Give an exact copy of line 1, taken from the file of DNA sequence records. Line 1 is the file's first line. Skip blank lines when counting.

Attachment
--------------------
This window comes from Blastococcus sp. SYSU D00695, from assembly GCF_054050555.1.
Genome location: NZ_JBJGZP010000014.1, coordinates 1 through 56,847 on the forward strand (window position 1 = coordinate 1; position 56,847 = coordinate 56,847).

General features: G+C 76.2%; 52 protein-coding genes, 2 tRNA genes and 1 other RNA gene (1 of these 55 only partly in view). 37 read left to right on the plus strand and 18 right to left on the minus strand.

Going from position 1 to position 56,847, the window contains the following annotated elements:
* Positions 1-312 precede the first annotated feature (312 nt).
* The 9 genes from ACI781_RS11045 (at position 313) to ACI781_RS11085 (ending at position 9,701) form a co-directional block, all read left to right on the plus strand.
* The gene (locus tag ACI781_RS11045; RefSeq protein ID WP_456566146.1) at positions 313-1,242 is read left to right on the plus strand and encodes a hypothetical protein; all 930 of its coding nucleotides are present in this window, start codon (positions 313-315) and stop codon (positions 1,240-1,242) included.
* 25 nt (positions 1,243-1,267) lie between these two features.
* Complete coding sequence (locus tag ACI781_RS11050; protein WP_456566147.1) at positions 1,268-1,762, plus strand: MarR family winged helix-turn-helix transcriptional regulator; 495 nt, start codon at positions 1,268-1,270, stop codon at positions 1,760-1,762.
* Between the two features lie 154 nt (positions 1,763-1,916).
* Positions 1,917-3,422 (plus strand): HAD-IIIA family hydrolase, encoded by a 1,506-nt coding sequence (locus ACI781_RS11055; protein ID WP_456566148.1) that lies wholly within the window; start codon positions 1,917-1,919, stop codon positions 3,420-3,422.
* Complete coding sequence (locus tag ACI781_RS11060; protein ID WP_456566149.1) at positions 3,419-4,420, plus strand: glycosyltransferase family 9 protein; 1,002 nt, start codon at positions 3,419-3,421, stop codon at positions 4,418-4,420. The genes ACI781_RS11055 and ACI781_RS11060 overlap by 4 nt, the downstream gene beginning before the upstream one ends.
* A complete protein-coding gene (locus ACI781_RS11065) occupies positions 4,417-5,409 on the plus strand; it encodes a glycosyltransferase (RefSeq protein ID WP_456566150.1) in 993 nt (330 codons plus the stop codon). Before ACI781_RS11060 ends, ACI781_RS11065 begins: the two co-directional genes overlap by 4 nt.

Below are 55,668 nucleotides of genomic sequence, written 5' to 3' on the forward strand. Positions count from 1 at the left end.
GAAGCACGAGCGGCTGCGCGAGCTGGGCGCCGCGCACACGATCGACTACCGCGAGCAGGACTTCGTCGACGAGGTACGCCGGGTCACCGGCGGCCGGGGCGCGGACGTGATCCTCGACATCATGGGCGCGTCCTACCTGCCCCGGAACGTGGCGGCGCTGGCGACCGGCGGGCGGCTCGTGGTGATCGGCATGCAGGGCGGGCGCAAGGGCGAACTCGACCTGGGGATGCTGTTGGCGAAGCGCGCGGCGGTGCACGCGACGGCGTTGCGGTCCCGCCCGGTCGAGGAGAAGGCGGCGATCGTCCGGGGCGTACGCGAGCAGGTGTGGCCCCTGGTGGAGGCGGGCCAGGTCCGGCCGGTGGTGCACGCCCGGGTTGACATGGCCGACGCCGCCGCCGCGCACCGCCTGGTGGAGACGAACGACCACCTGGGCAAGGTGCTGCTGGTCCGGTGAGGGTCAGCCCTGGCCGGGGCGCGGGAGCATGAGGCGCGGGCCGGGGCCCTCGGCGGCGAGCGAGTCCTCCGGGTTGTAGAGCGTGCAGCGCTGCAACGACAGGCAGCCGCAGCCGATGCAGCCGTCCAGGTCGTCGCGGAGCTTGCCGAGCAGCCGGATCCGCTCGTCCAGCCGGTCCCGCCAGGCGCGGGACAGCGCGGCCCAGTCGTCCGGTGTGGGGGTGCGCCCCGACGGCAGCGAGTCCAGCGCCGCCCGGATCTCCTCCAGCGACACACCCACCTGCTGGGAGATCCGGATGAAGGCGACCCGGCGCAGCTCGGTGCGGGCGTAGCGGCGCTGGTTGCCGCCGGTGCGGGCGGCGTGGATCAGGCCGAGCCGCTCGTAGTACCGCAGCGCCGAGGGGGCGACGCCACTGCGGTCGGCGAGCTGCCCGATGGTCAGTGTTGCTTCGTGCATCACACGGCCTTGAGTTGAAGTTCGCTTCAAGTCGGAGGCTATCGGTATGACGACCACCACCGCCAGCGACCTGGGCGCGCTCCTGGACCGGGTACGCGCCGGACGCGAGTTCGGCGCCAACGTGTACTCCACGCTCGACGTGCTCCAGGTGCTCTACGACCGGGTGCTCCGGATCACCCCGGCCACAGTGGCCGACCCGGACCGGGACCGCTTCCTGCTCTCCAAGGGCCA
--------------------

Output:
This window comes from Blastococcus sp. SYSU D00695, from assembly GCF_054050555.1.